Themes and Skins in ASP.Net 2.0
Themes and Skins give a consistent look and feel for an application, whether it is a desktop application or a web application. The themes and skins for an application should allow customization, so that it can be changed according to the users preferences. ASP.Net 2.0 also provides features which can be used by any user to change the look and feel of the web application. ASP.Net 2.0 ships with themes like BasicBlue and SmokeAndGlass. The themes in ASP.Net 2.0 are stored in a folder called Themes.
Themes give a consistent look for all the pages within a web application. Themes consist of Skins, which contain the details of the styles that are applied to the controls in a page. A theme can have any number of skins. You can either use the themes available in ASP.Net 2.0 or create your own themes for your project.
To add a theme for a particular page you have to use the Theme attribute in the Page directive of an .aspx page. For example, if you want to add the BasicBlue theme for a particular page, the page directive for that page would look like,
<%@Page Language="VB" Theme="BasicBlue" %>
The above line of code makes all the controls in a particular page follow the theme BasicBlue. It is also possible to make all the pages of a web application to have a consistent look. A theme can also be applied to all the applications in a server. To apply a theme for all the pages of an application the theme has to be declared in the web.config file of the application. The following code in the web.config file applies the theme BasicBlue at the application level, for all the pages of the application.
Once you state the theme at the application level in the web.config file, it is not necessary to give it in all the pages of the application. If you do not want the theme to be applied to a particular page, you can do so, by disabling the theme for that particular page alone. This can be done by making the EnableTheming attribute of the page directive to False.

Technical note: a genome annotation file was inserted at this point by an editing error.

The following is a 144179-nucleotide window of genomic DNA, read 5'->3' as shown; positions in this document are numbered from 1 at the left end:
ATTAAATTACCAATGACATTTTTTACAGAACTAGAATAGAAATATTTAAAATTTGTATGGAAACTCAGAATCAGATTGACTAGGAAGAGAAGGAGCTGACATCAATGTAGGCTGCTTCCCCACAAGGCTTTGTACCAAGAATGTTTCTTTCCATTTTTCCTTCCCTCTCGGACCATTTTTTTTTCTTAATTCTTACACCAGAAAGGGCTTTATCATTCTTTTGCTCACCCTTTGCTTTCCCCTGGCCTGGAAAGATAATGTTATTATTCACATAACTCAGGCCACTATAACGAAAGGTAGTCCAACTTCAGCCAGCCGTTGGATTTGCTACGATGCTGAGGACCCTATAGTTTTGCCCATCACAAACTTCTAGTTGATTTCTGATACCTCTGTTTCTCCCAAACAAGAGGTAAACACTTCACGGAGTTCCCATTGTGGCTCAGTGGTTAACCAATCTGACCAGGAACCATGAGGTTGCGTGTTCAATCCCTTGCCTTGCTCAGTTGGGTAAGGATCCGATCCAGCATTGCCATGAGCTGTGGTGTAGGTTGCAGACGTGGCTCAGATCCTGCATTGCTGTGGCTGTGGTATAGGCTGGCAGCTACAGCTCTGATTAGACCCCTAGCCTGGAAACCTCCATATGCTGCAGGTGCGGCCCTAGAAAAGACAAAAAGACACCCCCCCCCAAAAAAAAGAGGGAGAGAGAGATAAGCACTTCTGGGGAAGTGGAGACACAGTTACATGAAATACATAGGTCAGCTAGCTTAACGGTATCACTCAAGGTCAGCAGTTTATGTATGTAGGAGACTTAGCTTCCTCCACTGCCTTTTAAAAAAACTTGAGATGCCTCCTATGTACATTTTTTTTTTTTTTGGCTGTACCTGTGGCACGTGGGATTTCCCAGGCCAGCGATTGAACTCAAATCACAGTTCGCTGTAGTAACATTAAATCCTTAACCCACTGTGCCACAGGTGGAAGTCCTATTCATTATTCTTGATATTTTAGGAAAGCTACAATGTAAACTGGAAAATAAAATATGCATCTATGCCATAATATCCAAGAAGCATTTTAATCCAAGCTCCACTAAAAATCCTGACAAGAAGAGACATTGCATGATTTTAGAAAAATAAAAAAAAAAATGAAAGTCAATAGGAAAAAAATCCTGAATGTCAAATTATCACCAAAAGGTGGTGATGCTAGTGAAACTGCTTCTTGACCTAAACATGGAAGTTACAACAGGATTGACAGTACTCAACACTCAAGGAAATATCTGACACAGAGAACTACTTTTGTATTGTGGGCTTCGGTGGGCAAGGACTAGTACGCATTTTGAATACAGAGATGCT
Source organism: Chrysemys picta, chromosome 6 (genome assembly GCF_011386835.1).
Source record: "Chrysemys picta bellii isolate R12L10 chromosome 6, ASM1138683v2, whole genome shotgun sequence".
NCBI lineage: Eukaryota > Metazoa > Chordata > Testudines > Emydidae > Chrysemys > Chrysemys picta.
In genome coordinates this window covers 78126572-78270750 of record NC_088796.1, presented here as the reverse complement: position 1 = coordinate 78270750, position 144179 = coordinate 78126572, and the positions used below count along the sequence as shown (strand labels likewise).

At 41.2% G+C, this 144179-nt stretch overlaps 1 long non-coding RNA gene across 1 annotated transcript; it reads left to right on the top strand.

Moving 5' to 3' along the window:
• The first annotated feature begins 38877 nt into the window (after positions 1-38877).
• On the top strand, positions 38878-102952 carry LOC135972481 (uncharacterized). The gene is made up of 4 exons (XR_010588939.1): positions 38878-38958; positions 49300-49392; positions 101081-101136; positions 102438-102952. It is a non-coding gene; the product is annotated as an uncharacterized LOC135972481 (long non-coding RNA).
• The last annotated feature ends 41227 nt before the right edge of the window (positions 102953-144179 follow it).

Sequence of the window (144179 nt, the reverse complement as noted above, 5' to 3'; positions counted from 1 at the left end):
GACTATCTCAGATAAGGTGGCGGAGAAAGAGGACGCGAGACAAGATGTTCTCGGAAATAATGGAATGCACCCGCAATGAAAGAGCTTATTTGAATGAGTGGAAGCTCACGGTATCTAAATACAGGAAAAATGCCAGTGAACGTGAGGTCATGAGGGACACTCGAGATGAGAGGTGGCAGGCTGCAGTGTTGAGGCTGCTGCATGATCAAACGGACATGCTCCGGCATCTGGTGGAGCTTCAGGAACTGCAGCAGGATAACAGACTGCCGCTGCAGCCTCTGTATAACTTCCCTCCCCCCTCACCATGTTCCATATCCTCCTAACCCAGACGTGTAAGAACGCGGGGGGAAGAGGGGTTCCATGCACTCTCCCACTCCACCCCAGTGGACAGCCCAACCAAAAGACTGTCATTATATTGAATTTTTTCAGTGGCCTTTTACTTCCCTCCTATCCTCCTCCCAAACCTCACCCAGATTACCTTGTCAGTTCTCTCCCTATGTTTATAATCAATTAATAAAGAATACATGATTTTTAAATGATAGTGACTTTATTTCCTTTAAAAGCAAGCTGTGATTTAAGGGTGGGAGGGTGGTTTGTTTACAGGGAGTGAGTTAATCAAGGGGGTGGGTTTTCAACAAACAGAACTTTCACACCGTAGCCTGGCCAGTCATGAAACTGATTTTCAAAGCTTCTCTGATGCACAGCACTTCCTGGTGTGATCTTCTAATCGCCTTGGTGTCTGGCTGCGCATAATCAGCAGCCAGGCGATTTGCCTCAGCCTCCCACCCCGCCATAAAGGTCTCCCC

To apply theme for all the applications in a server, you need to declare the theme in the machine.config file. Declaring a theme in the machine.config file applies that theme to all the applications in the server. The code below shows, how to apply the theme for all the applications in a server. This code has to be there in the machine.config file.
If you want to avoid applying a theme, declared in the machine.config file, for a particular application, you can do so by using the following code in the web.config file for that application.
You can create your own themes for an application. To create your own theme, you need to create skins. Skins are just CSS applied to the controls in a page. The file in which the CSS for the controls are given, should have an extension .skin. Skins are usually created in a Themes folder within the projects folder for an application. You can see the Themes folder in the Solution Explorer in Visual Studio .Net. The themes folder will have a folder icon with a brush. Within the Themes folder you can create different themes in separate sub-folders which contain the .skin files.
To create a skin for a label control, the skin file would have the code like,
Runat="server" ForeColor="#0000FF" Font--Names="Arial"
The above will make a label control to have Blue color fonts in it and the Font type would be Arial and of size Small. To apply this skin to all the label controls of a particular page you have to declare the theme of this skin at the page level in the page directive. If you have many skins for a particular theme and you want to apply a particular skin for a single label control, you can do so by using the SkinID attribute of that control. The following code applies a skin for a single textbox control:
Apart from applying themes at the page level, application level, and server level in design time, ASP.Net 2.0 allows you to apply themes to your aspx pages during runtime. You can access the Page.Theme property in your code to specify a particular theme during runtime. If you are changing the theme for a particular page during runtime, it is advised to change the theme in the Page_PreInit event, as themes are applied to the page before the occurrence of the post back event for that page.
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